The dramatic recent falls in immigration are being linked in the press solely with this government's commendable actions in closing one of Labour's biggest open gates - the bogus 'business studies' colleges. With a right to issue visas, 'students' mainly from Africa and the Indian sub-continent paid their dosh to these back-doors into Britain and in return had the right both to work and to bring in their spouse. Work was often full-time rather than the permitted part-time, and spouses were soon filling the beds of the local maternity wards. These free-riders have effectively been excluded, whilst the real universities have not suffered at all - the increase in Chinese students, few of whom intend to stay permanently, making up for the lost bogus scholars.
But I don't think this is the only factor in the immigration drop. Construction output has slumped over the past year, as the chart shows clearly;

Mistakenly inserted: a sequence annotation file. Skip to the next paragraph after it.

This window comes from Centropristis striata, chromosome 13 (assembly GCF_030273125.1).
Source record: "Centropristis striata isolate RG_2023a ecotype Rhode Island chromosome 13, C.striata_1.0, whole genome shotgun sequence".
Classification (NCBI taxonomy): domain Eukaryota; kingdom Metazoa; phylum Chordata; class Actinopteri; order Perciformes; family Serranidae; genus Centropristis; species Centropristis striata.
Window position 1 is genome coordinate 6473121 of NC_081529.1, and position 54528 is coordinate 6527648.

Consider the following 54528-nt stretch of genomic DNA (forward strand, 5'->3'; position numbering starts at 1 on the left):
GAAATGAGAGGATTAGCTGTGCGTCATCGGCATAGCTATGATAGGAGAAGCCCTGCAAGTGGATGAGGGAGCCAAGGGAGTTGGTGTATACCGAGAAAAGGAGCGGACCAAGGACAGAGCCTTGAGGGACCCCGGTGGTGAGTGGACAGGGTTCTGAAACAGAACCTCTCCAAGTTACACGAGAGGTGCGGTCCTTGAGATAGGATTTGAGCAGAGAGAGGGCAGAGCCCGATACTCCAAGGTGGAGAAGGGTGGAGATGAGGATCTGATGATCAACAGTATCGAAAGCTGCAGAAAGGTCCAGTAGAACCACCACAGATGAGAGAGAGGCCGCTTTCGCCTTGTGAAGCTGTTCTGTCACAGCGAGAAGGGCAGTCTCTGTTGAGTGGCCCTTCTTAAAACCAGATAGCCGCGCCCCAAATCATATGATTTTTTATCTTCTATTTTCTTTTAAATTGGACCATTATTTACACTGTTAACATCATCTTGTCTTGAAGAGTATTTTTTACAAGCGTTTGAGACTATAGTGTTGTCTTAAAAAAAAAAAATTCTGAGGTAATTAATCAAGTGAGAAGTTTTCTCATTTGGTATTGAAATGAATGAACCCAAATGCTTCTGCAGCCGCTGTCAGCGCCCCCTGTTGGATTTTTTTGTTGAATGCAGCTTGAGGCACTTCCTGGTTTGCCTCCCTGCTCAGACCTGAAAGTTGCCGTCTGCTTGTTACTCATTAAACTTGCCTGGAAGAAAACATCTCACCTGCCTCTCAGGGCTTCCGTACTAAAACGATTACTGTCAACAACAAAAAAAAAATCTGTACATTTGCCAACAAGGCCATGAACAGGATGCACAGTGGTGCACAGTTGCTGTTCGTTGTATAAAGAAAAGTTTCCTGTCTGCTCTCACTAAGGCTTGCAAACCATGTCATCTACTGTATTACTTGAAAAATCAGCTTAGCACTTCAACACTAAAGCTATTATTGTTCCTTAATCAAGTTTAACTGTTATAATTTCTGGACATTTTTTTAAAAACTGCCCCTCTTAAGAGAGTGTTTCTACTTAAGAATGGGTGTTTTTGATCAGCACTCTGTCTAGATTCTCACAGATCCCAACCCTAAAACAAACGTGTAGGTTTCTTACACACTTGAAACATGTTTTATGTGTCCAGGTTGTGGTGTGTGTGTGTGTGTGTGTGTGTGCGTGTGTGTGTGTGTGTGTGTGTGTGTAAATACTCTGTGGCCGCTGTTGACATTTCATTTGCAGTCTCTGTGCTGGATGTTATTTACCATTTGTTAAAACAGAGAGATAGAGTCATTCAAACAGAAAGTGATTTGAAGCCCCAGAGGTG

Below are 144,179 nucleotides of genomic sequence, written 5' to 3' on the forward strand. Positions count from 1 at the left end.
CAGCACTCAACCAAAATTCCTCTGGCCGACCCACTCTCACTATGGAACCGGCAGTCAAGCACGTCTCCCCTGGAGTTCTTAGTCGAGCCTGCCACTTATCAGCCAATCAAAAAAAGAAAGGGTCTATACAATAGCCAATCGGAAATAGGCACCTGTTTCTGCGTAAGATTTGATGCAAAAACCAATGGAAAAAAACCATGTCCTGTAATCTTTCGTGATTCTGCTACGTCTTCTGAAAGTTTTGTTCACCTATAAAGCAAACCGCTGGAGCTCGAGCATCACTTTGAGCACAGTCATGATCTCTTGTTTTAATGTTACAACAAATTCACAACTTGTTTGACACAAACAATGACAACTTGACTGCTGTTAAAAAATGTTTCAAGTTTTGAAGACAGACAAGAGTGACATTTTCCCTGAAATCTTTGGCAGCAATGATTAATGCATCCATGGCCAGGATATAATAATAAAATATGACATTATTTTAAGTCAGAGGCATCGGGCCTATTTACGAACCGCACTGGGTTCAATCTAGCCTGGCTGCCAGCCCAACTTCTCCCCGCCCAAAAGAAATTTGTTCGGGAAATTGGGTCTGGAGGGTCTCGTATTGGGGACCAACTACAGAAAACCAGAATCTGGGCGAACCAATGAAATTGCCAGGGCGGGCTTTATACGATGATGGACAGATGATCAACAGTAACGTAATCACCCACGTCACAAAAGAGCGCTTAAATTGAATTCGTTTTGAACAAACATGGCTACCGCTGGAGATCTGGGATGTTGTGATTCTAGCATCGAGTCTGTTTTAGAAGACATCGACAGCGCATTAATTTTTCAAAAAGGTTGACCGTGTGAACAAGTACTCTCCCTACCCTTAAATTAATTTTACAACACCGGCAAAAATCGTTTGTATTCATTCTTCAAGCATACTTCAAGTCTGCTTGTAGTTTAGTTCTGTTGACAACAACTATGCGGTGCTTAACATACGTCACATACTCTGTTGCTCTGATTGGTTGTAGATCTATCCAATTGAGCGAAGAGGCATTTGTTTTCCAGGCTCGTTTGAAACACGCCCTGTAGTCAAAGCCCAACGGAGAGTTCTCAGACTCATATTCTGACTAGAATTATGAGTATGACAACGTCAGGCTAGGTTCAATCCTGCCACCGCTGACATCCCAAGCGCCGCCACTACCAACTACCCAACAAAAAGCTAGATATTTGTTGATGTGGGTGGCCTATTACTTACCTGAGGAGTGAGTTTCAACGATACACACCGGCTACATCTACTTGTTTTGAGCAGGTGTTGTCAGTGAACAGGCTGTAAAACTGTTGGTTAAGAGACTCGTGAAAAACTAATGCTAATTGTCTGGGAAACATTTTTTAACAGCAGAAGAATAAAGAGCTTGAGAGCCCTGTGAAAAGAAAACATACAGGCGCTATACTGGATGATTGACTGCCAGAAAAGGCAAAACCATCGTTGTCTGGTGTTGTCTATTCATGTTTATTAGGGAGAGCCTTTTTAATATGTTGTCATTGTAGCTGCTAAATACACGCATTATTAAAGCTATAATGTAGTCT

With this downturn have departed many of the Bulgarians, Albanians, Romanians, Poles, Portuguese and Turks from our construction sites. Their work patterns are complex - many work, say, eight months in the UK then spend the rest of the time at home helping with harvests. For others the two-week Christmas shutdown becomes a couple of months, as they catch up with building their own homes or caring for their elderly mums. Browsing the easyjet fares tables will tell you when they're going and returning. Many who go home this Christmas won't be back - there's just not the work.
And this kind of labour market flexibility is vital for UK construction, and should be welcomed by a UK government unemcumbered by employment and housing costs. Let's make sure we don't lose the baby with the bathwater.